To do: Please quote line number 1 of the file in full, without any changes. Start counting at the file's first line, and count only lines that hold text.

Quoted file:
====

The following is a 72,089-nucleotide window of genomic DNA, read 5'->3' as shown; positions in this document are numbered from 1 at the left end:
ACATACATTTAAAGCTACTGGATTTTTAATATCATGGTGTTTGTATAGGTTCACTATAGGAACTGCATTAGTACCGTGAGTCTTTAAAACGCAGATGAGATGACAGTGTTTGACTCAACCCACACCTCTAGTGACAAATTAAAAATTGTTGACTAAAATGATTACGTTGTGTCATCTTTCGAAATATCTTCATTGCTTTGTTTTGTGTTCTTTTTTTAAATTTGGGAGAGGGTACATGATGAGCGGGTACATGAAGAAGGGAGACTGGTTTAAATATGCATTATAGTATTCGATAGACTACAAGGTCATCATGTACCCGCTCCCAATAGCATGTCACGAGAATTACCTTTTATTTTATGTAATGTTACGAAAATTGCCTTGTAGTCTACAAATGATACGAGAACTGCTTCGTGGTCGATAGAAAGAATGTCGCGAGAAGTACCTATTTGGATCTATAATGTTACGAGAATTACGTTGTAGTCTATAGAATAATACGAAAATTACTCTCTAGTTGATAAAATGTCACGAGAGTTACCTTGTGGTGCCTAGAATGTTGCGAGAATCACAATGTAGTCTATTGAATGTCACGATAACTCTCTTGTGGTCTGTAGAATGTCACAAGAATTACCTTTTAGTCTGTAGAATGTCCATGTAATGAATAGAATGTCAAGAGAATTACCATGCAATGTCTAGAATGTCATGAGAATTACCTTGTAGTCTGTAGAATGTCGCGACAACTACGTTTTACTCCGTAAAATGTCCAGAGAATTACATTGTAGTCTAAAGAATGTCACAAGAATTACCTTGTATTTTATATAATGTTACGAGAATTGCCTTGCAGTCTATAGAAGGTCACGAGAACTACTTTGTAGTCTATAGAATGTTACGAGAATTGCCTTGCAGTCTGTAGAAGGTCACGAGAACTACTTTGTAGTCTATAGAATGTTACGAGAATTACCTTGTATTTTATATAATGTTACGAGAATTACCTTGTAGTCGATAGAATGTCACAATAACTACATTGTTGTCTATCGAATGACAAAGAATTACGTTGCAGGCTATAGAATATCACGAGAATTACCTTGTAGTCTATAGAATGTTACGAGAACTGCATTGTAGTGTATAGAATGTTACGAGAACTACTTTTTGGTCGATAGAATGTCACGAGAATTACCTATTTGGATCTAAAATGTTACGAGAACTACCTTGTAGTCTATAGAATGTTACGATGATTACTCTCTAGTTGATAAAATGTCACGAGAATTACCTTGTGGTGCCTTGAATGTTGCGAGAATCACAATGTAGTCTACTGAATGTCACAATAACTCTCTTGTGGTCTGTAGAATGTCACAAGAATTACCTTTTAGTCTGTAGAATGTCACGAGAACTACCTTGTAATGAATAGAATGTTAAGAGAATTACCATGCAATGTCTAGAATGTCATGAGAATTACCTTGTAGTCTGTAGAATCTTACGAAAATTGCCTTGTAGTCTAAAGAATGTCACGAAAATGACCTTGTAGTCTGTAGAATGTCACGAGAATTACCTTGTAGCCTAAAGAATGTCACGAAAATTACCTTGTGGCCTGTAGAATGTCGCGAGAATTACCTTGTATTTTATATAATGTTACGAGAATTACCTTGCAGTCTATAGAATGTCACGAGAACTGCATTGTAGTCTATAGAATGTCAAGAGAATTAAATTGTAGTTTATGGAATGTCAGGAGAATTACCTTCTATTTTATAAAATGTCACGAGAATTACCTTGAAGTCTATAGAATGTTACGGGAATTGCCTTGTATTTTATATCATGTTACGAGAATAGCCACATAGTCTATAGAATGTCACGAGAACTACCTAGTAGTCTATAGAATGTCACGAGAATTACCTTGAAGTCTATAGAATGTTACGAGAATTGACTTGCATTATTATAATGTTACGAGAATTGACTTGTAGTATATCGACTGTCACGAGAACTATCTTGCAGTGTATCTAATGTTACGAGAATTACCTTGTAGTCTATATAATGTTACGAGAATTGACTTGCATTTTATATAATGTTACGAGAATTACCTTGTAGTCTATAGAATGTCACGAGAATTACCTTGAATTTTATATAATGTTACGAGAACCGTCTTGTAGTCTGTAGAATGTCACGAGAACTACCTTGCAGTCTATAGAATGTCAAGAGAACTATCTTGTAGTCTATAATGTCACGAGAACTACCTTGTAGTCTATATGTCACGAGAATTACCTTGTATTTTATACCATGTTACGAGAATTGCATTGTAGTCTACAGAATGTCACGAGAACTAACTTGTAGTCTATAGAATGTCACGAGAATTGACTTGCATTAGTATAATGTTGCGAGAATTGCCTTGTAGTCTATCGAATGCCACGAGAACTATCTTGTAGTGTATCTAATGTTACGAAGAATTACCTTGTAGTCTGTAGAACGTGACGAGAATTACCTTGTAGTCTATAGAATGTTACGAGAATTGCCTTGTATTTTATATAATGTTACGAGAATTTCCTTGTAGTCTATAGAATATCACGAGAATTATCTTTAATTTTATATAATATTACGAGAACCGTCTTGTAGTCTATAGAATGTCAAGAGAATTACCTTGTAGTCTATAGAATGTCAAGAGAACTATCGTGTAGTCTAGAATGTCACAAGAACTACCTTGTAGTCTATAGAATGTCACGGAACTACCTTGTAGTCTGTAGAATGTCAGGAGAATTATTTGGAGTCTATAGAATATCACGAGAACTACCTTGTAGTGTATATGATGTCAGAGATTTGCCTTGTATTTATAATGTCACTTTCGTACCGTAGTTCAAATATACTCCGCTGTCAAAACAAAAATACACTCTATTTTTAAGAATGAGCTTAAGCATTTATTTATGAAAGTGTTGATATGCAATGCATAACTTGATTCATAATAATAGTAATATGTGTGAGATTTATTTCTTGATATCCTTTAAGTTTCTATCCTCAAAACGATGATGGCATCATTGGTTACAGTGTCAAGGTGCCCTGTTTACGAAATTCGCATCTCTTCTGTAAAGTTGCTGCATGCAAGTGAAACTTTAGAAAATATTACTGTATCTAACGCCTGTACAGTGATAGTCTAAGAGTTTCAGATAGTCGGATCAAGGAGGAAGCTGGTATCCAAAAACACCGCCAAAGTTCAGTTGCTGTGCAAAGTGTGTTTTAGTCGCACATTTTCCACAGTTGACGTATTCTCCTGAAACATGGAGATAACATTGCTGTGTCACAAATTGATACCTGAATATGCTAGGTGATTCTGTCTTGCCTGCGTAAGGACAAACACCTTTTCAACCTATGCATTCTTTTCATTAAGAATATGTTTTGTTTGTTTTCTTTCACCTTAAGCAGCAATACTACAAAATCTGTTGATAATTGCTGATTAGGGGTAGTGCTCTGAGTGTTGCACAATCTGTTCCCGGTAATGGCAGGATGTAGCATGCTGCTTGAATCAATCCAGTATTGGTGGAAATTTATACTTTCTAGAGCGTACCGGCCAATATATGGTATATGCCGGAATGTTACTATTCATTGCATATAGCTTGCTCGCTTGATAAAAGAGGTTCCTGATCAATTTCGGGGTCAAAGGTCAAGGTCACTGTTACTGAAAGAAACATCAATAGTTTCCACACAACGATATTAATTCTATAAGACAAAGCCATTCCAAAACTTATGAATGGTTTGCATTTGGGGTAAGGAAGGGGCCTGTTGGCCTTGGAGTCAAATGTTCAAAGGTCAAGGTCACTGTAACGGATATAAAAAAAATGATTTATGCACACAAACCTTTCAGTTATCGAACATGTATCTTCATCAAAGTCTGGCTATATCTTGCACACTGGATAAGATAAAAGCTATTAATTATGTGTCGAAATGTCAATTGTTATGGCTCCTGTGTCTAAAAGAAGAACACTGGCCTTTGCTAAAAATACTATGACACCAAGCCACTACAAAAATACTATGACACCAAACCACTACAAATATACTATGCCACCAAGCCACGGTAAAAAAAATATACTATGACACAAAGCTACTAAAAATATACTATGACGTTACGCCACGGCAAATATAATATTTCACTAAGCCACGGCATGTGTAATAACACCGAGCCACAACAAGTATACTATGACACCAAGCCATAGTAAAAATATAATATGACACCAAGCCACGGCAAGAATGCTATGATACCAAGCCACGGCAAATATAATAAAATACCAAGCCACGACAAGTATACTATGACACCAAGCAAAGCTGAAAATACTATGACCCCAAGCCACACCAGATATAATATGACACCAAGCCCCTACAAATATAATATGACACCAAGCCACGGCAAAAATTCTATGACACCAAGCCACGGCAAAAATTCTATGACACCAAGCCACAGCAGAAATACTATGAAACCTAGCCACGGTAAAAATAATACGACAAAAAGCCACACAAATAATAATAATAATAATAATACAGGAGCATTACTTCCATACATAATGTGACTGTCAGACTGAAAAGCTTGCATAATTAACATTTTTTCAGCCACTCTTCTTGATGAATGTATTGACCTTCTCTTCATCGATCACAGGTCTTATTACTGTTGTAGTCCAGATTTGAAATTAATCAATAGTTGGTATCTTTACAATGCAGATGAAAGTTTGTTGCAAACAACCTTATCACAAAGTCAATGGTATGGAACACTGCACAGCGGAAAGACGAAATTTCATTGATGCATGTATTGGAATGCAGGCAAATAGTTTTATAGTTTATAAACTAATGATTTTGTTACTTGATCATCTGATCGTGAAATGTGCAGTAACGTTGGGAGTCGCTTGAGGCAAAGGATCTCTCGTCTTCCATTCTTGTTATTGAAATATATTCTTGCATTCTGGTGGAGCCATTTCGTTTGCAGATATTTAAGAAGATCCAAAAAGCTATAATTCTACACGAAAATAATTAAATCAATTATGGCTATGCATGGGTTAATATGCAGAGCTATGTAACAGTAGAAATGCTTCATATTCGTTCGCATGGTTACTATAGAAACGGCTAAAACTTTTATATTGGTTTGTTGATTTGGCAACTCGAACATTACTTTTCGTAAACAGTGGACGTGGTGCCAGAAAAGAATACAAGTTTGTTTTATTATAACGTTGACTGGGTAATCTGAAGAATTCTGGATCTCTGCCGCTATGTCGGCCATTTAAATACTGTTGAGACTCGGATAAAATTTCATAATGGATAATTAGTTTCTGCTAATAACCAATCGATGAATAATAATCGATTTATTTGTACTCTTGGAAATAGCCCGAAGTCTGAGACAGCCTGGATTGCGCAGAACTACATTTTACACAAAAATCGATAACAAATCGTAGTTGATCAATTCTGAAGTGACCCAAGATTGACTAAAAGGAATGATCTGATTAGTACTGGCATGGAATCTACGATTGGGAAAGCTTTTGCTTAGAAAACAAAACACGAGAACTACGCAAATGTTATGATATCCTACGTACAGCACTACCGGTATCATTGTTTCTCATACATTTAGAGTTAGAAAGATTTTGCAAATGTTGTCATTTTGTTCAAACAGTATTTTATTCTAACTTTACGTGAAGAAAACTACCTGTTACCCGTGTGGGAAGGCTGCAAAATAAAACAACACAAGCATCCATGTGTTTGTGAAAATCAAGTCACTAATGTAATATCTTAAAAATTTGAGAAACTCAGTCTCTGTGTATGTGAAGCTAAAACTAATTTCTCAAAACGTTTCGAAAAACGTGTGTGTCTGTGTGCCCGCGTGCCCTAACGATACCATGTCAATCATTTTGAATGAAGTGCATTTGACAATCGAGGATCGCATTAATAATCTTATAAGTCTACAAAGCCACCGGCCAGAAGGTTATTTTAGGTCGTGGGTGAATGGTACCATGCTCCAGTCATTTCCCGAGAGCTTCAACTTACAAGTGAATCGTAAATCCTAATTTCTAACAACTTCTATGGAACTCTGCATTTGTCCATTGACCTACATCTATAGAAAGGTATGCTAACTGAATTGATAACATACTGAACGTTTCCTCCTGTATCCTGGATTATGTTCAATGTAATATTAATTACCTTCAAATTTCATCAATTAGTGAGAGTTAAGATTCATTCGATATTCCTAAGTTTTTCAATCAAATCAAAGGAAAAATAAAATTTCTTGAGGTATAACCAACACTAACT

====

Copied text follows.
The following is a 72,089-nucleotide window of genomic DNA, read 5'->3' as shown; positions in this document are numbered from 1 at the left end: